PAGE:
Worst case: The world might not — well, will not — end on Friday 21 December, as the Maya predicted. Yet according to recent, more or less unanimous reports on climate change, the days of the world as we know it are indeed numbered. So it’s not surprising that when Arena asks experts and pundits to describe the worst that could happen, some possible consequences of climate change are among their responses.
Bishop Eva Brunne can imagine nothing worse than people losing fate in democracy (not God; democracy); and doctor Dan Granér fears the day when people are no longer willing to pay for a healthcare system for all citizens. But philosopher Sören Häggqvist talks about climate change: “The worst that could happen might be that people realize how bad the situation really is. Apathy and panic would rob us of the tiny chance we still have.” Thankfully, Häggqvist ironically concludes, no politician will ever try to change our state of ignorance — “especially not Green Party representatives eager to be part of government”.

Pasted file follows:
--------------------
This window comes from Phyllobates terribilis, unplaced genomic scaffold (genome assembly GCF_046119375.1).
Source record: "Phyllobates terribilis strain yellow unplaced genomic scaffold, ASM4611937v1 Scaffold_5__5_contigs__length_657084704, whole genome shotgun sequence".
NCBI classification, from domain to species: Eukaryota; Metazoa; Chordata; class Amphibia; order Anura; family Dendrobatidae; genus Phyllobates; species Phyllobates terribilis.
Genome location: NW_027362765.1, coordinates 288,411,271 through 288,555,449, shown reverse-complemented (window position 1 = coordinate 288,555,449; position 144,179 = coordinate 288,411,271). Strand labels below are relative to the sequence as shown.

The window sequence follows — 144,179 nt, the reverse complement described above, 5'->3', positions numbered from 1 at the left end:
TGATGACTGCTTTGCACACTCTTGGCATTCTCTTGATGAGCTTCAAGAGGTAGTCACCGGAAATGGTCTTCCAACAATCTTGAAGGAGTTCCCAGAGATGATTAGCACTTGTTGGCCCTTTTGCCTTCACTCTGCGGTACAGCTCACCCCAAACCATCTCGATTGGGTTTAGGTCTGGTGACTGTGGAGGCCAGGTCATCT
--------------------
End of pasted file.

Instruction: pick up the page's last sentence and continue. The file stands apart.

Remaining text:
The full table of contents of Arena 6/2012
The troubled relationship between modernity and its colonial past haunts the ethnographic museum, note Lisa Karlsson Blom and Mikela Lundahl in Glänta (Sweden). But do new museums of world culture provide a plausible alternative?